- Those who have suffered emotional or physical neglect, abuse, bullying or trauma during childhood
- Those that have been sexually abused
- Parents or main caregivers that encourage an environment of alcohol and drugs that the child is raised in as acceptable.
- Children suffering from undiagnosed mental health issues such as depression, anxiety or ADHD, are more likely to try and self-medicate
Explaining Addiction to Children and Teenagers
The below short film is suitable for children and teenagers and simplifies addiction in a very understandable and relatable way:
How Teenagers can Develop Addiction
Science has proven that those who suffer from addiction tend to produce lower levels of Dopamine and Serotonin (the body’s naturally occurring, organic brain chemicals that induce feelings of happiness and emotional balance) When an addict’s brain finds an activity, drug or substance that stimulates the production of Dopamine and Serotonin, they latch onto it and crave more and more.
Addiction does not happen overnight, in the majority of cases, it starts with recreational use, then becomes a habit, then becomes a need (addiction). However, depending on the drug being used, becoming addicted to a substance can happen within as little as a few weeks of frequent or daily use.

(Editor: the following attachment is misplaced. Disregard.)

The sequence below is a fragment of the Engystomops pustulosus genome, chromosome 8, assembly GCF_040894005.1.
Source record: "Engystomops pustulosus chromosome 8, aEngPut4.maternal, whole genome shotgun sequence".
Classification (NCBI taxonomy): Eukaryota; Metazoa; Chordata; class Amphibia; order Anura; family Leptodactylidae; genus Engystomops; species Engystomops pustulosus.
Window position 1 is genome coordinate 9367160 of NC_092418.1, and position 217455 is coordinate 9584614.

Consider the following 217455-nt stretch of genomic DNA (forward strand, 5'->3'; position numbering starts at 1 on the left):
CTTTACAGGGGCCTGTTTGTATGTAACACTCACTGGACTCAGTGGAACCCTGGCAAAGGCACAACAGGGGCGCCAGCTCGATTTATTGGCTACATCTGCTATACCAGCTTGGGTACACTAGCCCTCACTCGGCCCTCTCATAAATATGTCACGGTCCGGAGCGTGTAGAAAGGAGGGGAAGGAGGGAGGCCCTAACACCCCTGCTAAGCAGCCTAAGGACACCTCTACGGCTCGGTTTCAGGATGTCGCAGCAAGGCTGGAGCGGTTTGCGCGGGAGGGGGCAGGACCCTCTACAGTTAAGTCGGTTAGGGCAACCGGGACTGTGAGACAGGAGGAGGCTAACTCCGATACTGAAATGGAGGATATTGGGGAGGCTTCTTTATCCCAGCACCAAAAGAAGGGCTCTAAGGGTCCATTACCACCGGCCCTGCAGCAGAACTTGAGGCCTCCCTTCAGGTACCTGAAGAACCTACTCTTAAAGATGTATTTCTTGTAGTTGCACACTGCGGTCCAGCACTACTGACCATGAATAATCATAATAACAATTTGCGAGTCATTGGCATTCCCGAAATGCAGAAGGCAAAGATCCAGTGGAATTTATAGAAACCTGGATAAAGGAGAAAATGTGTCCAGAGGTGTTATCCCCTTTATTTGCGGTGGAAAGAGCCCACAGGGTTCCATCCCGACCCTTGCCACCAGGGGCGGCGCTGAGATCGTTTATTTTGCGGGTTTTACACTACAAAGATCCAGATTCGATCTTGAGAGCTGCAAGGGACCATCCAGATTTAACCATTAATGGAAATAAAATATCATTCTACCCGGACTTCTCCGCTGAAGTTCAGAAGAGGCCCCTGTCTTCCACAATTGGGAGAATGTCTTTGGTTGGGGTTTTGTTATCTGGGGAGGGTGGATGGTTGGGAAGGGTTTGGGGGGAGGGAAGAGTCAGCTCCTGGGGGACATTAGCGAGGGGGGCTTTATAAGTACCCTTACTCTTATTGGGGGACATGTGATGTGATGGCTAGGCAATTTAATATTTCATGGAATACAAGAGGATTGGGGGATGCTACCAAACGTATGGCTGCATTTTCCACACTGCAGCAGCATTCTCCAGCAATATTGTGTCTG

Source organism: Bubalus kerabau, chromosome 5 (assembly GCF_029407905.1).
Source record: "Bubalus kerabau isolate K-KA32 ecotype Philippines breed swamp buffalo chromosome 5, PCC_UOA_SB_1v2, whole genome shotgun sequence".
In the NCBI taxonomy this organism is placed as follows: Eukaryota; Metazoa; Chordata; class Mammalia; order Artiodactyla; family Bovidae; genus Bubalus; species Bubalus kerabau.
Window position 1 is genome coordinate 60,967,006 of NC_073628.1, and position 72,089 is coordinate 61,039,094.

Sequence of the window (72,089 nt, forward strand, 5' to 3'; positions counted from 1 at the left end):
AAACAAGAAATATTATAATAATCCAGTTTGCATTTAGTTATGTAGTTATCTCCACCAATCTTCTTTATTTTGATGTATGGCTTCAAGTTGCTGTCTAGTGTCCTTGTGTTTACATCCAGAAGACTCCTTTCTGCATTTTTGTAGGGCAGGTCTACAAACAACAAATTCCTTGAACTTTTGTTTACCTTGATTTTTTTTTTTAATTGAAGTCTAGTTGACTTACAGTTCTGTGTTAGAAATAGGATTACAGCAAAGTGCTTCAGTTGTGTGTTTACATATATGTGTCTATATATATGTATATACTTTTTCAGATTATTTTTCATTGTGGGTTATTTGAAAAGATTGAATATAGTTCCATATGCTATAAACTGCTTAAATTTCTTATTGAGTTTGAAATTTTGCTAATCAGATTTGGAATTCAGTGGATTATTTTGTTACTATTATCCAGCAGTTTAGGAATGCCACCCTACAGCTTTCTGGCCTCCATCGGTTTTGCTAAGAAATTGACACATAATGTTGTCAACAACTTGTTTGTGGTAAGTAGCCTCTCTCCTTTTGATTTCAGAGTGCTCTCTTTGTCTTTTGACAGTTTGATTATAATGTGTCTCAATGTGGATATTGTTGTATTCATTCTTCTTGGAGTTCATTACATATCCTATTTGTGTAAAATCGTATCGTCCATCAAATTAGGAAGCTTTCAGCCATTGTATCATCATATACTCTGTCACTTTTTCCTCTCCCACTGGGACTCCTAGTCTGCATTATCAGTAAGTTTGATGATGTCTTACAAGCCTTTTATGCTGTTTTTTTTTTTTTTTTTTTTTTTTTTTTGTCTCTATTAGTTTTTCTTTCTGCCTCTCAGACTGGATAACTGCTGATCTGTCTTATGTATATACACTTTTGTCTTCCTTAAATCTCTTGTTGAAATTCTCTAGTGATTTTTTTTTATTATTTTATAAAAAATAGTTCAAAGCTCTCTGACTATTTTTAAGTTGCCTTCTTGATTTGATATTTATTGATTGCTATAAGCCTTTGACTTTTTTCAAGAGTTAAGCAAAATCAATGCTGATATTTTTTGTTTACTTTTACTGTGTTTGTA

Bear in mind that a teenager’s brain is particularly vulnerable as it is still developing, therefore patterns of addiction can happen very quickly without them even realising it. They usually start off with so-called softer drugs such as Alcohol, Smoking and Cannabis, but as these substances start to lose their desired effect, they can then progress onto harder drugs, such as prohibited legal highs, Class As and strong opioid painkillers. They can also resort to mixing drugs for a greater effect.
Their brain quickly learns that alcohol and drugs can make life more fun, block out their problems and change the way that they feel when they are not emotionally mature enough to understand the possible implications and long-term effects of continually escaping themselves and reality.
Below is a scan picture of four individual brains, one of a normal brain and the other three of an addict’s brain of the same age: